The probability is based on the emerging threat of China’s “antiaccess/antidenial capabilities (A2/AD),” or new weapons that will make it difficult for US carriers to ply China-Taiwan waters.
In 1996, China conducted missile tests and military exercises in the Strait of Taiwan. The United States responded by sending two aircraft carriers to the South China Sea. To America the issue was, hardly Taiwan’s independence, but US military superiority and pride. The US show of force was to remind China of America’s vast superiority. The move was a “deterrence” to China’s aggressive posture.
Alas, the move backfired. Instead of deterring, it triggered an arms race. Realizing its weakness in its own backyard, China had to move in the name of survival. It embarked on an aggressive weapons program to bridge the gap.
Even earlier, China was investing in sophisticated but low-cost weapons, such as “antiship missiles, short- and medium-range ballistic missiles, cruise missiles, stealth submarines, and cyber and space arms.” The Pentagon called these “asymmetric weapons,” meaning cheap bullets threatening expensive tanks. It saw threats against fixed US bases in Japan and Guam, and mobile carriers. Six decades earlier, the United States had “unrivaled naval and air power.” Now, all of a sudden, it can be denied access to Taiwan waters by antiship missiles.
The Pentagon’s goal was to respond to the “Chinese threat.” In truth it was a “US threat” on China’s turf. The Pentagon had a misguided mindset that America had a right to intrude into any territory on the planet—in layman’s terms, hegemony. There were two hurdles to a greater response. The first was the absence of a consensus from the civilian government, which pooh-poohed the Pentagon’s urgent cry of “Wolf! Wolf!” The second was the prospect that the cost of such an expensive war would dwarf that of US military interventions combined, and serve as the coup de grace for a US economic collapse. The Pentagon saw that China’s A2/AD would “raise the human and economic cost of [US presence] in the region to prohibitive levels.”
Two strategists, Andrew Marshall and Andrew Krepinevich, have been raising the alarm about China’s new capabilities since the early 1990s. A sophisticated US Air Force simulation war game in October 2008 called “Pacific Vision” triggered the conceptualization of the Air/Sea Battle (ASB) that could “execute networked, integrated attacks-in-depth to disrupt, destroy, and defeat the enemy (A2/AD).” The ASB strategy is a “blinding attack” on “Chinese antiaccess facilities, including land- and sea-based missile launchers, surveillance and communication platforms, satellite and antisatellite weapons, and command and control nodes.”
But Pentagon officials knew that such an aggressive plan of hitting mainland China facilities, not to mention the collateral damage on population centers, had “escalation implications” because China was likely to respond by going for the jugular—that is, using nuclear weapons. Some US generals believe that China will never go to that extent, but others know there are possibilities. This is why the US civilian government today is wary. The victory that the Pentagon is seeking is the same as Gen. Douglas MacArthur asking permission to nuke Shanghai and Beijing to end the Korean War, or Gen. William Westmoreland asking permission for saturation bombings resulting in genocide to end the Vietnam war in two months.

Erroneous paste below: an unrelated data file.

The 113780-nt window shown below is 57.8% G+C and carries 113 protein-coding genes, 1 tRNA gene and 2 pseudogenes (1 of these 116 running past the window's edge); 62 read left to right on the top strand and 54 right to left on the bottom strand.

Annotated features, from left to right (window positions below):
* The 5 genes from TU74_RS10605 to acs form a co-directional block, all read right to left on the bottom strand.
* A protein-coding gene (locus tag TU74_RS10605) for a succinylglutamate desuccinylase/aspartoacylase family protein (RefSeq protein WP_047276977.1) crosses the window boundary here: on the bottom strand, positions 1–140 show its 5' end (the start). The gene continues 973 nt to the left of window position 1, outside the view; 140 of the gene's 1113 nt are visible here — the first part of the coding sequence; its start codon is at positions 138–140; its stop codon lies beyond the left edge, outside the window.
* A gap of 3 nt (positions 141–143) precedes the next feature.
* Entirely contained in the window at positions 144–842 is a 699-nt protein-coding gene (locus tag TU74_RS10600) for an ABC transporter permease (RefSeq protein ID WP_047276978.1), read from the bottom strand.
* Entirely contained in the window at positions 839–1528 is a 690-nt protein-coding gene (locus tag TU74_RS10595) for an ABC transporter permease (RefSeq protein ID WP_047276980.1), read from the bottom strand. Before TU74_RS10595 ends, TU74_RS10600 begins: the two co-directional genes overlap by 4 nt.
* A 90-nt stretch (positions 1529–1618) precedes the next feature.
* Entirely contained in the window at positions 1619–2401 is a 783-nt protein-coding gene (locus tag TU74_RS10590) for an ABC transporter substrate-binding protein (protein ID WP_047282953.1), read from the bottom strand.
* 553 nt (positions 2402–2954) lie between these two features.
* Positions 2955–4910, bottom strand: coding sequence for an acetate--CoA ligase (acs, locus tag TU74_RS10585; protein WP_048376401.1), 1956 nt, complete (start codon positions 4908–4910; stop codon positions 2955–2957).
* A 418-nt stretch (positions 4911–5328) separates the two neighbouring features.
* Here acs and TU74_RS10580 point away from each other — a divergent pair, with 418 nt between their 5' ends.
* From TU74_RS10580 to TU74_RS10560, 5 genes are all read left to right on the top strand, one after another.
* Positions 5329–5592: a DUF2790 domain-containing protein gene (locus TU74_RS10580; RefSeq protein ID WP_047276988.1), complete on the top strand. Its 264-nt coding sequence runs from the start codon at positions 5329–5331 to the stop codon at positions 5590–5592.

The Pentagon is full of disillusioned generals who are blind to the consequences of their actions. They see only the vision of defeating an enemy. No matter how small China’s nuclear arsenal is, it will be a war without winners. Nukes are an equalizer of superiority. If the ASB unleashes Armageddon, it will take just one tiny five-megaton bomb, 10,000 times the Hiroshima bomb, to wipe out the Big Apple in a blink.
Says Australian strategist Hugh White: “We can be sure that China will place a very high priority indeed on maintaining its capacity to strike the United States, and that it will succeed in this.” The ASB will surely accelerate Chinese response, as in the 1996 affair.
Joshua Rovner of the US Naval War College comments that “deep inland strikes could be mistakenly perceived by the Chinese as preemptive attempts to take out its nuclear weapons, thus cornering them into a terrible use-it-or-lose-it dilemma.” And since the ASB cannot be tested or simulated, it will forever be on the hypothetical plane. Its success will never be known until there is a real war.
Given that the ASB, with the capability to induce a nuclear war, will be scrapped in the name of humanity, just as MacArthur and Westmoreland were denied, China will now push to bridge the gap even more, to whittle down US superiority. This will in turn make America come up with new weapons as counterresponse, which is already happening.
What is scary is that despite the futility of the ASB in the eyes of the civilian government, Gen. Norton Schwartz writes that: “The first steps to implement Air-Sea Battle are already underway here at the Pentagon. In our FY 2012 and FY 2013 budgets we increased investment in the systems and capabilities we need to defeat access threats.” In other words, the Pentagon may be proceeding without the go-signal of the civilian governme
Bernie Lopez (firstname.lastname@example.org) has been writing political commentaries for the past 20 years. He lists the source for this piece as the writings of Amitai Etzioni, professor of international affairs at George Washington University and a senior advisor to the Carter White House.